Any definition for honor that you find begins with some combination of the following virtues:  honesty, fairness, or integrity in one’s beliefs and actions.  Just as Winston Churchill expressed, “All the great things are simple, and many can be expressed in a single word: freedom, justice, honor, duty, mercy, hope,” I adamantly encourage you to establish an earnest foundation of values.  Honesty is essential in any meaningful relationship.  You and I share a vital exchange if I am going to assist you in your prosperity.  Trust that I will do whatever I can in order to promote your well-being.  I will always understand the best in you just as I will reveal to you when I perceive that you are not providing an honest effort.  Fairness is always demanded by individuals, yet fairness is often compromised within a group of individuals with conflicting interests.  We will challenge each other to be just and you must trust that I will treat you fairly according to the group expectations as well as your individual well-being.  Integrity means soundness of moral character.  I am extremely interested in working with you to assist you in your effort to chisel out a character that you and your conscience can coexist with–when one betrays the other you are no longer honest with yourself.  For me, you are enrolled in this course to pursue and promote the virtues that have been discussed.  You should also possess an eagerness to learn, a healthy appetite for literature and the ability to distinguish yourself from other learners in an English curriculum.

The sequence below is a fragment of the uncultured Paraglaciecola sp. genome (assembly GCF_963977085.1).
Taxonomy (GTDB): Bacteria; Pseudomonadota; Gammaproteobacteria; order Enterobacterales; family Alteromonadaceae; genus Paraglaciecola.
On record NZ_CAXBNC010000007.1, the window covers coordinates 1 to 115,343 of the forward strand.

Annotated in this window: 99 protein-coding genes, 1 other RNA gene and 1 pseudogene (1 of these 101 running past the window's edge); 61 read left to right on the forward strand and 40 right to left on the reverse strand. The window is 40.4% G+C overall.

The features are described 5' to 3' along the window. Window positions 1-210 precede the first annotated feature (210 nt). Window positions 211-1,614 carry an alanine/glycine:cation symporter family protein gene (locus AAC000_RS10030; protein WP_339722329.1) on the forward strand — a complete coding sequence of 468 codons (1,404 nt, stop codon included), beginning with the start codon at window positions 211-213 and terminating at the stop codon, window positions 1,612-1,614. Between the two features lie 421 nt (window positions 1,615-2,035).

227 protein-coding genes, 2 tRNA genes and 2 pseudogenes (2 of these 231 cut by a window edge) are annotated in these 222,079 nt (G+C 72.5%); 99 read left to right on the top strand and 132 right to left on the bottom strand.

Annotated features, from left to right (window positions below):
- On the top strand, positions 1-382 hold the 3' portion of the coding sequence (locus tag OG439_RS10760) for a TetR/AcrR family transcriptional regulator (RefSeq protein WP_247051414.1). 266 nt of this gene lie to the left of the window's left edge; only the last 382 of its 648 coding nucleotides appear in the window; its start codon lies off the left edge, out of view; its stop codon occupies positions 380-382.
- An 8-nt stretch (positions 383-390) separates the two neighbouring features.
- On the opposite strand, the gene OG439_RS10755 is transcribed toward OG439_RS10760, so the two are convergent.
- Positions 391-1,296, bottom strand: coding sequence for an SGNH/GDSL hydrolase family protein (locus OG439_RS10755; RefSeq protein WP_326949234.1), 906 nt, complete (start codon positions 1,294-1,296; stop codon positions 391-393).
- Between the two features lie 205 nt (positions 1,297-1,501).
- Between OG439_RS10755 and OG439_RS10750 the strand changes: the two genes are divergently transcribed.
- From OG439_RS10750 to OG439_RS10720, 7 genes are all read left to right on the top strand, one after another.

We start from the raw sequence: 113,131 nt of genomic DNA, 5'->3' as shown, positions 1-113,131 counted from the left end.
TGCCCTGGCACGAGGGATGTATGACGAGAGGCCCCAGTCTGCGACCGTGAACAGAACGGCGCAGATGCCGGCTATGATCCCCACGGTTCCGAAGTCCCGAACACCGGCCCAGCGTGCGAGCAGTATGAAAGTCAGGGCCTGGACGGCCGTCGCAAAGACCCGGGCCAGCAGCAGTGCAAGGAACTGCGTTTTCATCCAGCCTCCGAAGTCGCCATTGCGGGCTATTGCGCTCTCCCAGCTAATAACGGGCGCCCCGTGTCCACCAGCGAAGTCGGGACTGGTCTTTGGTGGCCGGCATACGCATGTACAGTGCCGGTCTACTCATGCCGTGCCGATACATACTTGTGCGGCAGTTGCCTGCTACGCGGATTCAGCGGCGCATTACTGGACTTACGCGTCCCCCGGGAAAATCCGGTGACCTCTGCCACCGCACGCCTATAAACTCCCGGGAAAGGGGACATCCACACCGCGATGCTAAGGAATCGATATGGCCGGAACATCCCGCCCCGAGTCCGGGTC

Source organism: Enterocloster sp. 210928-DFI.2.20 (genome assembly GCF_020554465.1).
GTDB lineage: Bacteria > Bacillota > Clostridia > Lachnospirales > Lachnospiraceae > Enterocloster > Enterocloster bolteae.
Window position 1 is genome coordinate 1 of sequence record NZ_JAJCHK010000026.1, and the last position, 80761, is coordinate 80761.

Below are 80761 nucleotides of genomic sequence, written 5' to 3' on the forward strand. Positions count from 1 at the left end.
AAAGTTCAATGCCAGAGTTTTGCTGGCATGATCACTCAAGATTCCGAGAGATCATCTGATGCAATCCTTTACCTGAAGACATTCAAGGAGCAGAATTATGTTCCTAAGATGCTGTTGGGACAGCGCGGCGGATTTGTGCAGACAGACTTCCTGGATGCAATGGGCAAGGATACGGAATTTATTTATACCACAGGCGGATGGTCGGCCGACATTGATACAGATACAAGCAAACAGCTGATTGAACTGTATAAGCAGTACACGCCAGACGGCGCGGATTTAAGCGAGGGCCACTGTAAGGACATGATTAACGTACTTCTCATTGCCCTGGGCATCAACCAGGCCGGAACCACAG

VIDEO:  Ninth Grade Honors English Standards continued

GOVERNANCE                   He is  fooled–that master of deceit.

You are expected to conduct yourself like the intelligent young adult that you are.  Your pursuit of a heightened understanding of English is guided by a respect for others.  Hard work is a far more appealing attribute than an excuse.   Armed with an earnest curiosity, you should demand from me and this course knowledge that will enable you to continue to fulfill your potential.  All classroom management expectations are guided by this fundamental philosophy.  However, if you require a literal interpretation:  get to class on time, leave only for an emergency, speak only when you have some meaningful insight to offer the class and do not eat or drink in the classroom.  Water is permitted.  Cell phones must be kept in your backpack as well as with the volume off.